So, I love parenting books, and I love France. Bringing Up Bebe was a no-brainer read for me, but I thought it would just be an exploration of French parenting. I was surprised by how much I loved it and related to the concepts it presented. I'm going to quickly sum up the take-home messages I got from it in bullet points.
- La pause. This means, essentially, wait a few minutes when your baby starts to cry. It means don't rush in to them immediately, but it also means don't let them cry for hours. Listen to the cry, try to figure out what it means, give your baby a chance to soothe herself, and then if your assistance is needed, head in.
- Waiting. This goes with la pause. Teach your children to wait by not always having everything but the kitchen sink in the diaper bag, but instead teaching children to delay gratification.
- Food. I agreed with this part so wholeheartedly. Abandon "kid food" like fruit roll-ups and pizza rolls and feed your children real food insofar as it is developmentally appropriate. No, Cal can't eat a steak, but he did a pretty good job picking up my cut up spinach gnocchi in gorgonzola sauce tonight. Also, if a kid doesn't like something, present it to them multiple times (a few days or weeks apart) to give them a chance to acquire the taste.
- Mom time. In my world at least, there is such a guilt complex for not giving your entire soul to your children. Even typing that out feels like a bad thing to say. However in France, parents believe they are entitled to adult time. I think this is healthy for marriages and mental health in general. Of course you want your children to be well-adjusted and loved, but it doesn't mean you have to be a helicopter parent.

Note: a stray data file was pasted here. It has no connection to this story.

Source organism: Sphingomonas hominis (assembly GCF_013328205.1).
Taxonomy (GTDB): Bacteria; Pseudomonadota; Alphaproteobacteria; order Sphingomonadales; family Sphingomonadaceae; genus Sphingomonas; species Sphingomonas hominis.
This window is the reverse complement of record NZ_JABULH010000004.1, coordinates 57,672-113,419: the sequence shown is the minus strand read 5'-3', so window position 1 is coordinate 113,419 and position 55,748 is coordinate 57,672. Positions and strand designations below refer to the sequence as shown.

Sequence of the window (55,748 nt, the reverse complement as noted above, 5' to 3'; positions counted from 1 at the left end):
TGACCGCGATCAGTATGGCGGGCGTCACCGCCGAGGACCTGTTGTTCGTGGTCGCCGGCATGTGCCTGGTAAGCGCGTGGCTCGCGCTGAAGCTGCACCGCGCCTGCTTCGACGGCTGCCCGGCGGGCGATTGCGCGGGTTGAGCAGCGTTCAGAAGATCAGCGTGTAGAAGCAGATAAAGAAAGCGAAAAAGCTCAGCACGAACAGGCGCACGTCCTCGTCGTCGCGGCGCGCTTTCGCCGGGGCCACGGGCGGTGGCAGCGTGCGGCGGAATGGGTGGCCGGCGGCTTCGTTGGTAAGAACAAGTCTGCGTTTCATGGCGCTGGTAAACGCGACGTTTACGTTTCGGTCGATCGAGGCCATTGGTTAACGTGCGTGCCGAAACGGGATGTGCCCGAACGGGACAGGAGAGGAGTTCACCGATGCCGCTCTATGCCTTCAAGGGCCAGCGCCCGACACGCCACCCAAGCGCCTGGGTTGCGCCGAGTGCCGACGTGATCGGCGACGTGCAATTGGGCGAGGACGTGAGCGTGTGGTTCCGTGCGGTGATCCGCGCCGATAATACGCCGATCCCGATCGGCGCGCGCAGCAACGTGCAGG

- The after-birth body. In some ways this might seem like more pressure, but I think it might be a good paradigm to set. In France, women are expected to lose the weight by the third month postpartum. Obviously this is a silent rule rather than something enforced, but societally people look askance at the mama that hasn't lost her baby weight. I am nine months postpartum and still have many pounds to go, but I wish I could have lost the weight earlier and think if I had had that expectation for myself I might have done better.
Of course, there were also things I didn't agree with, such as the decreased breastfeeding time and the expectation that all moms work (not that I have anything against working -- I'm starting full time tomorrow. But I don't think it is the right thing for every family and doubt that it will always be the right thing for my family. Everyone is different). However, reading it was an interesting experience and definitely left me with many ideas to consider.